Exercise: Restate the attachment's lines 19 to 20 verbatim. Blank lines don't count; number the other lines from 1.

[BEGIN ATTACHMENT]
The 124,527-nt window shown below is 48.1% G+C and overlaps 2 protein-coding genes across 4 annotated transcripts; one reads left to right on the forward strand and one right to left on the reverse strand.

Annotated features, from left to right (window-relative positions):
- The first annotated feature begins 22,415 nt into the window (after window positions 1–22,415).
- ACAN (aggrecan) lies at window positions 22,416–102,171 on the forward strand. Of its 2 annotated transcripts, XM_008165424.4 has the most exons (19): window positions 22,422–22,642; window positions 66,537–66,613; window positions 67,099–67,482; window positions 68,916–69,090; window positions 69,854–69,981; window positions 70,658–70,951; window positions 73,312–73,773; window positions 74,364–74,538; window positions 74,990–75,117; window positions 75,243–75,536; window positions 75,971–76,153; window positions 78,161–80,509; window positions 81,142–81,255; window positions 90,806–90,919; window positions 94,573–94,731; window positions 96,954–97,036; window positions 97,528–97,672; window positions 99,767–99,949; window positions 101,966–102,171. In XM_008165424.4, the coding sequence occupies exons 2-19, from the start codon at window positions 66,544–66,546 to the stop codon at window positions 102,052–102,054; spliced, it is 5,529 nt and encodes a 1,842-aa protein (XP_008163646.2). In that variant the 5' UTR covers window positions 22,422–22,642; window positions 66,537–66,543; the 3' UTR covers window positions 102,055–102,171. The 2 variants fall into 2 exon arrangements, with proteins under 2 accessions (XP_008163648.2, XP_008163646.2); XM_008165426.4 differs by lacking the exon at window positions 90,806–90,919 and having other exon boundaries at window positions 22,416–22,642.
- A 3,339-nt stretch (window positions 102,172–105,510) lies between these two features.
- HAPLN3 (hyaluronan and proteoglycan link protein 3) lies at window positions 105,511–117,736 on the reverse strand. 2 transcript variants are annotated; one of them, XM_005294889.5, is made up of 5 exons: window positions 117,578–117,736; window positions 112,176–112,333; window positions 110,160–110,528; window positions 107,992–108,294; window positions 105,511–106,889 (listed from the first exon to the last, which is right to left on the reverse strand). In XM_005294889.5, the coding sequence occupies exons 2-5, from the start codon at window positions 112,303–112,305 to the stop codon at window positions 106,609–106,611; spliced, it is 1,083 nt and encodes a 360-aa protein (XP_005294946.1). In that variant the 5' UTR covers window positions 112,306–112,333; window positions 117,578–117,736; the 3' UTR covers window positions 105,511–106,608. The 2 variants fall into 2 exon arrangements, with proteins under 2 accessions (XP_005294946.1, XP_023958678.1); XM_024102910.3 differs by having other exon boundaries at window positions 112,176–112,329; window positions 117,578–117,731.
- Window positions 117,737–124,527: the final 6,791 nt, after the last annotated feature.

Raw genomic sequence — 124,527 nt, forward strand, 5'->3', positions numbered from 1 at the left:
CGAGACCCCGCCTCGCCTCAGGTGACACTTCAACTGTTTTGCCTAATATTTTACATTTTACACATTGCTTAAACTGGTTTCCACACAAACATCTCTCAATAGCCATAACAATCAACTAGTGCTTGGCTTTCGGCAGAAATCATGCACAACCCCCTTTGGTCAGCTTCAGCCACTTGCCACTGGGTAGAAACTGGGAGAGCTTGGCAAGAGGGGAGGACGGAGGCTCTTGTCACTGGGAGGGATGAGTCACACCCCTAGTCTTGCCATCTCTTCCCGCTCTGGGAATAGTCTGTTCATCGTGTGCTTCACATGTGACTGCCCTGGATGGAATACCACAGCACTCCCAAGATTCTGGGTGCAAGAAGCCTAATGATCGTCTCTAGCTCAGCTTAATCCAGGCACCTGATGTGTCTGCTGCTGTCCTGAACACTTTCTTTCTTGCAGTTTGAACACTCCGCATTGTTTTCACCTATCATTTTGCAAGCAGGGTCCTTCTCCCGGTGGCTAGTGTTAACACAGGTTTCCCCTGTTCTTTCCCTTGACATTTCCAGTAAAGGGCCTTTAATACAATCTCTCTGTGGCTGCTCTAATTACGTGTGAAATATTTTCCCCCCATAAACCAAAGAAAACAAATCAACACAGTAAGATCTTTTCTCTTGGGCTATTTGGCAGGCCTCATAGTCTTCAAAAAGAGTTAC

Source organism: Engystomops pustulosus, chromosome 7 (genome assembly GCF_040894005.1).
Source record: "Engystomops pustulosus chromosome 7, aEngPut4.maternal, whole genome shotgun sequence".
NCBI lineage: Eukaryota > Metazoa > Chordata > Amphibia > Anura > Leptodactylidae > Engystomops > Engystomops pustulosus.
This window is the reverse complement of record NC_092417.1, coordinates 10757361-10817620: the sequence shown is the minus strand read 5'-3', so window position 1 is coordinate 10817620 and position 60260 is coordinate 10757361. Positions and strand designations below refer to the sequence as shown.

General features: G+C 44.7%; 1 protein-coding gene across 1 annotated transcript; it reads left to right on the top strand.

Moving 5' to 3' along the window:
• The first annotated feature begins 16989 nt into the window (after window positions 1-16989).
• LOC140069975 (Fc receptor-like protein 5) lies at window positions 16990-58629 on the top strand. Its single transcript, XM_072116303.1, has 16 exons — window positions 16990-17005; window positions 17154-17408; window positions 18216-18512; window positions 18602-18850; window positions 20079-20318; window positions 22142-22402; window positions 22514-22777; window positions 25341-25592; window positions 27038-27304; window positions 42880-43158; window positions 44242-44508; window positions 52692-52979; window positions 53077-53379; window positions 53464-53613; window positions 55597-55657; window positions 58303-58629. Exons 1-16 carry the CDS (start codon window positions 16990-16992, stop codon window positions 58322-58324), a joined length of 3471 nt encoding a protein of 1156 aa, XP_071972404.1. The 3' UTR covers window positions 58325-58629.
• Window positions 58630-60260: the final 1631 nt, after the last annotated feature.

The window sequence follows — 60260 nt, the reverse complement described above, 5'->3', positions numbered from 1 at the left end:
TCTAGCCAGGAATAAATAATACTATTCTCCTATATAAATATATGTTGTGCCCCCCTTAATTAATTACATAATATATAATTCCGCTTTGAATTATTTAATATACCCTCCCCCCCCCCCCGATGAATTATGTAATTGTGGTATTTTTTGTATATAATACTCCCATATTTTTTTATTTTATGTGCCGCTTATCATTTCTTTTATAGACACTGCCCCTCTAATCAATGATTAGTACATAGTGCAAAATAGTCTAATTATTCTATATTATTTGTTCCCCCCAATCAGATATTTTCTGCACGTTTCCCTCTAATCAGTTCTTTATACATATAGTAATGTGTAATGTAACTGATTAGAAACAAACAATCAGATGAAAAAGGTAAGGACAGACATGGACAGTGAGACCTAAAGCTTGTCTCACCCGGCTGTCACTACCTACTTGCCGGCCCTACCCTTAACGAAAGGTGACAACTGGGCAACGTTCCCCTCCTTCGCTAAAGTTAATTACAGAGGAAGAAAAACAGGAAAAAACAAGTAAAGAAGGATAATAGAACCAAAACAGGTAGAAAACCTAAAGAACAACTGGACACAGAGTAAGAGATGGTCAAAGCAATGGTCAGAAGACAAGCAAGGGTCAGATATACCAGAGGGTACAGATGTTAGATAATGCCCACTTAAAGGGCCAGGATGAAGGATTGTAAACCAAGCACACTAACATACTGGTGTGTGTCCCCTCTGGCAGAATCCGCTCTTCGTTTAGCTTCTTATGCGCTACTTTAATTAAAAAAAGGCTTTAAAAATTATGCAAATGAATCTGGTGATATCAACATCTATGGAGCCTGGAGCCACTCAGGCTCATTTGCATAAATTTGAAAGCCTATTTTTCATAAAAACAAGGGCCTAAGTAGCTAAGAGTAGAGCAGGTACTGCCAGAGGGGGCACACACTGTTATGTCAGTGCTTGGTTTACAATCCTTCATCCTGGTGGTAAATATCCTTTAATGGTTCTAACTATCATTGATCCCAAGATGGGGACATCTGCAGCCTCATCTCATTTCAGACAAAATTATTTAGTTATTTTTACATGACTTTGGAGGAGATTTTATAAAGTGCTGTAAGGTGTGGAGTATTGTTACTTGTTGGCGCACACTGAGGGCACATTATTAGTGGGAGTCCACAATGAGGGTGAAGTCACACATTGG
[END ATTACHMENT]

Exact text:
The window sequence follows — 60260 nt, the reverse complement described above, 5'->3', positions numbered from 1 at the left end:
TCTAGCCAGGAATAAATAATACTATTCTCCTATATAAATATATGTTGTGCCCCCCTTAATTAATTACATAATATATAATTCCGCTTTGAATTATTTAATATACCCTCCCCCCCCCCCCGATGAATTATGTAATTGTGGTATTTTTTGTATATAATACTCCCATATTTTTTTATTTTATGTGCCGCTTATCATTTCTTTTATAGACACTGCCCCTCTAATCAATGATTAGTACATAGTGCAAAATAGTCTAATTATTCTATATTATTTGTTCCCCCCAATCAGATATTTTCTGCACGTTTCCCTCTAATCAGTTCTTTATACATATAGTAATGTGTAATGTAACTGATTAGAAACAAACAATCAGATGAAAAAGGTAAGGACAGACATGGACAGTGAGACCTAAAGCTTGTCTCACCCGGCTGTCACTACCTACTTGCCGGCCCTACCCTTAACGAAAGGTGACAACTGGGCAACGTTCCCCTCCTTCGCTAAAGTTAATTACAGAGGAAGAAAAACAGGAAAAAACAAGTAAAGAAGGATAATAGAACCAAAACAGGTAGAAAACCTAAAGAACAACTGGACACAGAGTAAGAGATGGTCAAAGCAATGGTCAGAAGACAAGCAAGGGTCAGATATACCAGAGGGTACAGATGTTAGATAATGCCCACTTAAAGGGCCAGGATGAAGGATTGTAAACCAAGCACACTAACATACTGGTGTGTGTCCCCTCTGGCAGAATCCGCTCTTCGTTTAGCTTCTTATGCGCTACTTTAATTAAAAAAAGGCTTTAAAAATTATGCAAATGAATCTGGTGATATCAACATCTATGGAGCCTGGAGCCACTCAGGCTCATTTGCATAAATTTGAAAGCCTATTTTTCATAAAAACAAGGGCCTAAGTAGCTAAGAGTAGAGCAGGTACTGCCAGAGGGGGCACACACTGTTATGTCAGTGCTTGGTTTACAATCCTTCATCCTGGTGGTAAATATCCTTTAATGGTTCTAACTATCATTGATCCCAAGATGGGGACATCTGCAGCCTCATCTCATTTCAGACAAAATTATTTAGTTATTTTTACATGACTTTGGAGGAGATTTTATAAAGTGCTGTAAGGTGTGGAGTATTGTTACTTGTTGGCGCACACTGAGGGCACATTATTAGTGGGAGTCCACAATGAGGGTGAAGTCACACATTGG